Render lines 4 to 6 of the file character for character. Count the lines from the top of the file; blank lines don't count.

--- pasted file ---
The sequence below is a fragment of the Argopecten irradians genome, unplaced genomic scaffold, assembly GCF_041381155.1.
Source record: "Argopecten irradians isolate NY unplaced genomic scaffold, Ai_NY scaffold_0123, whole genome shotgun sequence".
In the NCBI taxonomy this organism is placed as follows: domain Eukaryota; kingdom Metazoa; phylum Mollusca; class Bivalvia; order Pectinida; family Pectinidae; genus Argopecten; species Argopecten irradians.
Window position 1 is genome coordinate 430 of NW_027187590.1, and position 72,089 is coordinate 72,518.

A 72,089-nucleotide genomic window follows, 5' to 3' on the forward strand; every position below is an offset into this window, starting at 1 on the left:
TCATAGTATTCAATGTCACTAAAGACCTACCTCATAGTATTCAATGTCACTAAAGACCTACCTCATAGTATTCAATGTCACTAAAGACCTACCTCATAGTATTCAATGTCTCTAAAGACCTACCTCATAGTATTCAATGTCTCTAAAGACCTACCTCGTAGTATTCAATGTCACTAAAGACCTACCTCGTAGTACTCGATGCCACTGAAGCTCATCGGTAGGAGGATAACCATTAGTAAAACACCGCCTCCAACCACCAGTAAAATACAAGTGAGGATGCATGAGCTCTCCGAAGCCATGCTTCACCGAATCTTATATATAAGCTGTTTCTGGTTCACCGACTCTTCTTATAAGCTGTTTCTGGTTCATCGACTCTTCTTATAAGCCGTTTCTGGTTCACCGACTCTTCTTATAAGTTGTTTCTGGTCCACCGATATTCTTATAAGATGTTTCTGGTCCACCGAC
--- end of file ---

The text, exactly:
Window position 1 is genome coordinate 430 of NW_027187590.1, and position 72,089 is coordinate 72,518.

A 72,089-nucleotide genomic window follows, 5' to 3' on the forward strand; every position below is an offset into this window, starting at 1 on the left:
TCATAGTATTCAATGTCACTAAAGACCTACCTCATAGTATTCAATGTCACTAAAGACCTACCTCATAGTATTCAATGTCACTAAAGACCTACCTCATAGTATTCAATGTCTCTAAAGACCTACCTCATAGTATTCAATGTCTCTAAAGACCTACCTCGTAGTATTCAATGTCACTAAAGACCTACCTCGTAGTACTCGATGCCACTGAAGCTCATCGGTAGGAGGATAACCATTAGTAAAACACCGCCTCCAACCACCAGTAAAATACAAGTGAGGATGCATGAGCTCTCCGAAGCCATGCTTCACCGAATCTTATATATAAGCTGTTTCTGGTTCACCGACTCTTCTTATAAGCTGTTTCTGGTTCATCGACTCTTCTTATAAGCCGTTTCTGGTTCACCGACTCTTCTTATAAGTTGTTTCTGGTCCACCGATATTCTTATAAGATGTTTCTGGTCCACCGAC